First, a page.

If you're going to work on WhirlyGlobe-Maply, you need an Apple Mac running OS X. And you will at least need Xcode 5.1 or better. You can run on the simulator without an account, but if you want to run on hardware (and you should), you may need an Apple developer account. Please discuss this with your professor first.
Though WG-Maply does have an Android version, it's not yet mature and I'm not willing to support students using it yet. Perhaps next year.
Here are a few projects that I think would be interesting for a computer science student with some exposure to mobile development. Most of these focus on open standards and some on open data.
These projects will go into the contributed area of the WG-Maply project. None of them require internal changes to the toolkit (a good thing) so they can sit outside the main library.
Keyhole Markup Language (KML)
KML has an interesting history. It's basically the internal format for Google Earth, but due to its ubiquity it's turned into something of an interchange standard. It's ill suited for this, but you'll find that happens a lot. Might as well roll with it.
This project would be adding KML support to WG-Maply. There are several parts to it.
- Read KML - There's an API, so that's not too bad. It's C++, though, so you need to know C++.
- Interpret KML - This is where the C++ comes into play. The API was written with Design Patterns very much in mind. It'll be less annoying if you've had some exposure to that (but it will still be annoying).
- Convert KML to WG-Maply concepts - The last bit isn't too bad. Convert their markers into WG-Maply markers and so on. The concepts don't map 1:1 which is what makes it interesting.
There are abundant KML examples out there for testing. We'll find you a few.
I'd recommend starting with the static KML data. If you're feeling ambitious, you can move on to the dynamic stuff.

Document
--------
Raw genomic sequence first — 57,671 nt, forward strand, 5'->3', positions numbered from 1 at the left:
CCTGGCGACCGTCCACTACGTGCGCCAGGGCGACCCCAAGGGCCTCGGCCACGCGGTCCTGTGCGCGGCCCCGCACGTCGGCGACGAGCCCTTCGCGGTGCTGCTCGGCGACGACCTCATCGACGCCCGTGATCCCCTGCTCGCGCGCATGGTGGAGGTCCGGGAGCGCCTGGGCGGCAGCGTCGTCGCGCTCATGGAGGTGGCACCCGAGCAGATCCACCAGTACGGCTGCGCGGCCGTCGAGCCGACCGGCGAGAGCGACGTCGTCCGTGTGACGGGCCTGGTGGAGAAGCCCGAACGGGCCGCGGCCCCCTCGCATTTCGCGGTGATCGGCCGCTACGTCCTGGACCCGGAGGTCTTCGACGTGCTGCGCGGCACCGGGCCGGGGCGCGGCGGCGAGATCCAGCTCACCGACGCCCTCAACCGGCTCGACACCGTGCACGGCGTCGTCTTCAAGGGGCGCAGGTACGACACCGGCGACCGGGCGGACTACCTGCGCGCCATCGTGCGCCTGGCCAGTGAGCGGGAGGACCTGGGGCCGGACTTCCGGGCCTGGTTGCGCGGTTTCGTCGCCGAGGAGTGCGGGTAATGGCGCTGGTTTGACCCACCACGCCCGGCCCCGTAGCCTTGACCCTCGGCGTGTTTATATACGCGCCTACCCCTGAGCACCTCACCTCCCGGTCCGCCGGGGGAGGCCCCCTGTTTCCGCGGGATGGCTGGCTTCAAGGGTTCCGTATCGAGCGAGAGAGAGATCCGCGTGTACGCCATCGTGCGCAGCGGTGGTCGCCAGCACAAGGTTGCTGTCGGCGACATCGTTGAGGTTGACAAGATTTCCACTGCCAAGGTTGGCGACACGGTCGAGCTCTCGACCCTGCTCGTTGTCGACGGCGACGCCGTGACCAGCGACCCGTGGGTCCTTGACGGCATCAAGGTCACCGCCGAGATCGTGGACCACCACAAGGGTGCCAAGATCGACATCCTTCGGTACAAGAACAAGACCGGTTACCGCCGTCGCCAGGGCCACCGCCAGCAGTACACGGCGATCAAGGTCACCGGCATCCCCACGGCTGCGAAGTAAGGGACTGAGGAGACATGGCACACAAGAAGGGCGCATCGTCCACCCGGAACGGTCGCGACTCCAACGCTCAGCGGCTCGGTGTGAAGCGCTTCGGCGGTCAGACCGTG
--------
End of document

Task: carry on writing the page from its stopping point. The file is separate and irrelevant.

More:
Web Feature Service Support
WFS is one the OpenGeospatial Consortium (OGC) standards. It's for expressing features, by which they mean points, lines, polygons, that sort of thing. This is basically map data and can be overlaid on a map or globe in WG-Maply. Or both. Up to you, really. The project is to display WFS in WG-Maply.
Using WFS requires a server. I'll find you one or set up a GeoServer myself, if need be. Once you've got an end point to talk to, there are three parts to this:
- Form the query for what to fetch. This will be XML, but there are XML libraries for Objective C that work pretty well. This will take longer than you think it ought to.
- Parse the Geospatial Markup Language (GML) that comes back. I don't know of a good Objective-C parser for GML, but we'll look. In any case it's XML underneath, so you may need to interpret that.
- Convert the GML concepts into WG-Maply data structures.
The goal here would be to talk to a GeoServer and display the features it sends back for a certain area. For bonus points, hook this into the MaplyQuadPagingLayer. We use that for fetching data as we need it, rather than all at once.
Turning vector features into a readable map is an ongoing problem. There are lots of ways to do it, but most of them are at least a little complex. And for good reason, the problem is complex. But it would be nice to have some simpler alternatives.
Right now the most common way users style their maps in WG-Maply is with Mapnik XML. They usually produce this with CartoCSS in TileMill. There are other approaches supported by other tools, such as MapCSS.
The project is to implement a decent MapCSS parser in Objective-C (or at least a wrapper). Test it by displaying MapCSS styled maps in WG-Maply. This would pair nicely with the GeoPackage support below, but I wouldn't recommend taking on both.
There are a couple of newish standards out there that went around (e.g. ignored) the traditional geospatial standards process. This makes them a little wonky in places, but also a lot easier to implement. The first one is GeoJSON, which is well supported in WG-Maply. The second is TopoJSON, which is not.